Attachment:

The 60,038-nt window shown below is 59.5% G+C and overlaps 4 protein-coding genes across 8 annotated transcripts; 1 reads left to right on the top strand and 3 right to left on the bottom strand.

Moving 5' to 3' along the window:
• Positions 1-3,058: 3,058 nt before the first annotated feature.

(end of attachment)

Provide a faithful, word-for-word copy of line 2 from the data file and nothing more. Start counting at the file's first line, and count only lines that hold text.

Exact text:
Moving 5' to 3' along the window: